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This article in SSSAJ

  1. Vol. 56 No. 3, p. 961-966
    Received: May 23, 1991

    * Corresponding author(s):
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Corn Growth as Affected by Suspension Fertilizers Containing Fluorosilicic Acid

  1. F. J. Sikora ,
  2. J P. Copeland,
  3. E. F. Dillard and
  4. J. R. Burnell
  1. Agricultural Research Dep.
    Chemical Research Dep., National Fertilizer Environmental Research Center, Tennessee Valley Authority, Muscle Shoals, AL 35660-1010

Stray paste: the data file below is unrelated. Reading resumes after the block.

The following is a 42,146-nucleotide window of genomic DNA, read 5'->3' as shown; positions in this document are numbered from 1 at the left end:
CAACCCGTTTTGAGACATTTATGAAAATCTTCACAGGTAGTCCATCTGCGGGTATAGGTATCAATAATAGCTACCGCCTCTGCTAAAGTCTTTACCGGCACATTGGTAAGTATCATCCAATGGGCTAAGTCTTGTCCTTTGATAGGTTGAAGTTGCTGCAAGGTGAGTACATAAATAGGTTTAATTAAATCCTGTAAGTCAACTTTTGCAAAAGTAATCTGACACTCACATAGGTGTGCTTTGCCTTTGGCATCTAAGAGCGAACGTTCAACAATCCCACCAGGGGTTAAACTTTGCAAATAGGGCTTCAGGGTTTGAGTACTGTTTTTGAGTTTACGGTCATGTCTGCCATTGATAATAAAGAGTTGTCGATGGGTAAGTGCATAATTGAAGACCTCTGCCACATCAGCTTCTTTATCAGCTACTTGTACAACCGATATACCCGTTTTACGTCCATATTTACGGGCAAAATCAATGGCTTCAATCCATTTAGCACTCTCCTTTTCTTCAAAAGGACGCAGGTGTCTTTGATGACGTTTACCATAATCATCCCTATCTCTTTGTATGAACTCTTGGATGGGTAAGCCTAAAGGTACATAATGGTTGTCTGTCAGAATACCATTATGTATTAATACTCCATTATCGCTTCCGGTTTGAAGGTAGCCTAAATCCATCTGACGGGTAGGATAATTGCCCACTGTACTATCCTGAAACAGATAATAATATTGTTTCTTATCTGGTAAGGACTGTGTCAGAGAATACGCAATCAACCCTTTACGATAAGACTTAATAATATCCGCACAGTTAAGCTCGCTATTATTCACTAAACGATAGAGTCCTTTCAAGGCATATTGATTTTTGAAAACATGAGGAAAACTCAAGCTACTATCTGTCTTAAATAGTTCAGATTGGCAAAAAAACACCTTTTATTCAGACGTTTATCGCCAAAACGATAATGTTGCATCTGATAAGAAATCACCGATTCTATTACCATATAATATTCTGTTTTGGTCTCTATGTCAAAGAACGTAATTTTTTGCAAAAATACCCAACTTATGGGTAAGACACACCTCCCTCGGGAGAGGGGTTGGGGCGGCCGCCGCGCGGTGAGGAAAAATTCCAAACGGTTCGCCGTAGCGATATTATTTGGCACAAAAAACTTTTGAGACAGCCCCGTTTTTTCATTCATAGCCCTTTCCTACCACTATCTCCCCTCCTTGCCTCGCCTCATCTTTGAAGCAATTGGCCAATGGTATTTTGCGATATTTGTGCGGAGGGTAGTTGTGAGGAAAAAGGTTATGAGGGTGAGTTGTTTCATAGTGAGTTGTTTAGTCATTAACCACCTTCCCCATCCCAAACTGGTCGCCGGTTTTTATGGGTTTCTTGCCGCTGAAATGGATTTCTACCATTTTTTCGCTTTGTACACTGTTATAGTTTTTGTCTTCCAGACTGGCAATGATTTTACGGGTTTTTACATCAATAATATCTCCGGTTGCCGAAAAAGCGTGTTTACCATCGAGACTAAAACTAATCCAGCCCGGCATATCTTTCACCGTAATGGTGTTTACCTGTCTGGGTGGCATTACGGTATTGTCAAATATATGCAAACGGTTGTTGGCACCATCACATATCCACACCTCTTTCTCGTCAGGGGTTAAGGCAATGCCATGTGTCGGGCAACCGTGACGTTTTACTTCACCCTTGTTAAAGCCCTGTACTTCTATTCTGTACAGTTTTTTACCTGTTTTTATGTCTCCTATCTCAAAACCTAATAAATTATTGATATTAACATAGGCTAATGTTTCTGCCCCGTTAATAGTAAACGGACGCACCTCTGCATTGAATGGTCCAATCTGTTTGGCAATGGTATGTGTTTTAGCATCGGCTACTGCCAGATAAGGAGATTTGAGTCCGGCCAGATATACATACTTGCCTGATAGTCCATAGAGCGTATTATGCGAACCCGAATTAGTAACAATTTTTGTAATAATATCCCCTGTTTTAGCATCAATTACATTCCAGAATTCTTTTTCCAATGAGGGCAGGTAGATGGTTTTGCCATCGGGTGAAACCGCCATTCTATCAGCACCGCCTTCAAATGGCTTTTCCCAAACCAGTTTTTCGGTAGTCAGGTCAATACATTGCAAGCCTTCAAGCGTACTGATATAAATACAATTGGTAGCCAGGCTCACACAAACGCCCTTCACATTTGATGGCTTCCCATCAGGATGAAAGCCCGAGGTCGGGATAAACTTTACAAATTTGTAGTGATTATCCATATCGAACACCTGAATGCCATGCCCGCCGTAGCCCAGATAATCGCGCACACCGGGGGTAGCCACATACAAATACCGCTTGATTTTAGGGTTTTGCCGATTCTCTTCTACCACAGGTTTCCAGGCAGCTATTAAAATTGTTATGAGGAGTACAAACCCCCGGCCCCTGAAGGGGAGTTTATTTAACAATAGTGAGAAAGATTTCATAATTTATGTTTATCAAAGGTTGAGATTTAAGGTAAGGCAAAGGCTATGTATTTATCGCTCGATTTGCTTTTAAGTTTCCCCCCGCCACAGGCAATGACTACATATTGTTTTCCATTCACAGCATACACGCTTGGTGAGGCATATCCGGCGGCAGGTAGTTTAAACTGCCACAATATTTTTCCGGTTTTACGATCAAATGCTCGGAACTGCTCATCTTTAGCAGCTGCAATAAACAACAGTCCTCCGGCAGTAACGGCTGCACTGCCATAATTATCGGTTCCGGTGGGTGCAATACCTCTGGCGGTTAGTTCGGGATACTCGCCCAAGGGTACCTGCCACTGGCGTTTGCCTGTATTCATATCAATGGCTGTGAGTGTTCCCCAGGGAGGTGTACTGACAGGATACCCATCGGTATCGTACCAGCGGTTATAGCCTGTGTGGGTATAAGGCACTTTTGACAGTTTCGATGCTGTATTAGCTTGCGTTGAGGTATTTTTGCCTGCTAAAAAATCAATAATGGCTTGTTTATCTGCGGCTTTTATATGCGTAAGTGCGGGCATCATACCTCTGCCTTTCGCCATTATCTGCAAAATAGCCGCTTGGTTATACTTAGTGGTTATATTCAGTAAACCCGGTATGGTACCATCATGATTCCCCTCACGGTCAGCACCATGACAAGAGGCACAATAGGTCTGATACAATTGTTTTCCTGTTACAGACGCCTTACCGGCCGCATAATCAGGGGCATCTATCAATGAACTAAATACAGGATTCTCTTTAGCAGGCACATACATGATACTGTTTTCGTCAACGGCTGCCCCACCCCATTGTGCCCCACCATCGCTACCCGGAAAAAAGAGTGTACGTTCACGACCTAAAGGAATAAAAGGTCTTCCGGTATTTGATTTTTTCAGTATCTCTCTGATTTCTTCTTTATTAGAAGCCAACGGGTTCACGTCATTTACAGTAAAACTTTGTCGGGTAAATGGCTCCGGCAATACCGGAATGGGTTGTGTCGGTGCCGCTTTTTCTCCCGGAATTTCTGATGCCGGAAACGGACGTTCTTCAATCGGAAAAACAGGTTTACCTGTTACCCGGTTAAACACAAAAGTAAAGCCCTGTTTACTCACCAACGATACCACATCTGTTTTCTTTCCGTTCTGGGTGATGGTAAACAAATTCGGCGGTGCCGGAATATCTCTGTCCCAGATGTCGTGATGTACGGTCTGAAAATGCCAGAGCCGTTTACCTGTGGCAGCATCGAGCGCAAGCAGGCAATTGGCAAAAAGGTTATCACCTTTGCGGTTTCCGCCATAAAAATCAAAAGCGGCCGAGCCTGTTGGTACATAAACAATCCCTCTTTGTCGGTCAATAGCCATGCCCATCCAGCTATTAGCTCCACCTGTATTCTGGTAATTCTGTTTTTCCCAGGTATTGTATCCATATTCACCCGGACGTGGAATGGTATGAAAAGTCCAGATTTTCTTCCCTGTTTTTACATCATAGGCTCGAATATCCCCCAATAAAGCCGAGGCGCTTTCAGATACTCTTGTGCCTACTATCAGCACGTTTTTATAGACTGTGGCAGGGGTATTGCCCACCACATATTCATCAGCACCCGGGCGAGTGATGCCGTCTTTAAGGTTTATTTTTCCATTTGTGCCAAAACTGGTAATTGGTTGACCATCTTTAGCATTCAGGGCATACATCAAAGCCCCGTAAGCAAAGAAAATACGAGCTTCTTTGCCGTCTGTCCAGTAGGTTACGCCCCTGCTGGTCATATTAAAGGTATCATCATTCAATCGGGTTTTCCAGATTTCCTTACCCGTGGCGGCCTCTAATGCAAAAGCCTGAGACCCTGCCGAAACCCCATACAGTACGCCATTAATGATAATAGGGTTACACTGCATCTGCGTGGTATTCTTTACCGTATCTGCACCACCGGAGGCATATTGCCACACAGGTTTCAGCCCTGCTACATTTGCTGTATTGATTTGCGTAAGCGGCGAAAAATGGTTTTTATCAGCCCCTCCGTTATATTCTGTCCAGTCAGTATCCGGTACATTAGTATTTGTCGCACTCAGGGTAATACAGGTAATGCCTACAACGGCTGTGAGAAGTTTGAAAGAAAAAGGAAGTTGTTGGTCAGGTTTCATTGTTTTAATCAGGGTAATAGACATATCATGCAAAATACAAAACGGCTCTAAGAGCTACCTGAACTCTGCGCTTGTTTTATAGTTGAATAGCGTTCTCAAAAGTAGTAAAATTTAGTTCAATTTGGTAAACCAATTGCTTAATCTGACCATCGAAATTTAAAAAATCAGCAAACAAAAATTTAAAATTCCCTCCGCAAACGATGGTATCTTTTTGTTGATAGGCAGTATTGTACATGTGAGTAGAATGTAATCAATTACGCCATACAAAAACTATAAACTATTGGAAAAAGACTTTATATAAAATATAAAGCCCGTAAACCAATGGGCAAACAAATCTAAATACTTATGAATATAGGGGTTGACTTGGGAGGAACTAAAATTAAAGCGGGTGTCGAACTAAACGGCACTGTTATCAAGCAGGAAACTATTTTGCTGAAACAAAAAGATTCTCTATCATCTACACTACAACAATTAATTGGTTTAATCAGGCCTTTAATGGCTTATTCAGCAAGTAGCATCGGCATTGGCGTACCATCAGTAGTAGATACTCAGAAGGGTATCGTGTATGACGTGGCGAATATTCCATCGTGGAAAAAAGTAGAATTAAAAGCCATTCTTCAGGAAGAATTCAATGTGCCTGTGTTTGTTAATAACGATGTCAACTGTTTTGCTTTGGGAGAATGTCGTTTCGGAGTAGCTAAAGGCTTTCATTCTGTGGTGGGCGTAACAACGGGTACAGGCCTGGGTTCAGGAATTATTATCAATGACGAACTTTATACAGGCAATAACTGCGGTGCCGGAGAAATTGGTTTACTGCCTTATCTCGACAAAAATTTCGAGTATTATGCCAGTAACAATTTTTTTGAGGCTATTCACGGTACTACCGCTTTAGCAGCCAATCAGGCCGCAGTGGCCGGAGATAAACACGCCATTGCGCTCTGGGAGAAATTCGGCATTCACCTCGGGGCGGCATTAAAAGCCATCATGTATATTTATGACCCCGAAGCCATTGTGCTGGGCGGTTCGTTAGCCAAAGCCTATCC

Fluorosilicic acid (H2SiF6) is a suggested additive to suspension fertilizers produced from monoammonium phosphate (MAP) to prevent gelling of the suspension. A greenhouse study was conducted to determine if F added to soil via P suspension fertilizers was detrimental to corn (Zea mays L.) growth. The F sources consisted of reagent-grade NH4F, NH4SiF6, and three P suspension fertilizers. Equilibria constants and measurements with a F- ion selective electrode (ISE) indicated SiF62- dissociates to H4SiO4 and F- at pH > 4 and total F concentration <1 mM. Therefore, only F- needed to be considered as a potential toxic component in soils. At an initial soil pH of 5.8, an 11% dry-matter weight decrease was observed when a suspension fertilizer with 89 g F kg−1 was added to soil to supply a rate of 170 mg F kg−1 soil. An adequate level of F in P suspension fertilizers is between 16 and 23 g kg−1 and this level did not affect corn dry-matter weight with application rates ≤ 32 mg F kg−1 soil. At high soil F-application rates from 30 to 170 mg F kg−1 soil, F was not suspected to be the phytotoxic agent since F concentrations in corn tops were all <0.4 mg kg−1. There was a significant correlation between soil Al and F extracted with water, which led to a hypothesis that decreased corn growth was due to Al phytotoxicity.

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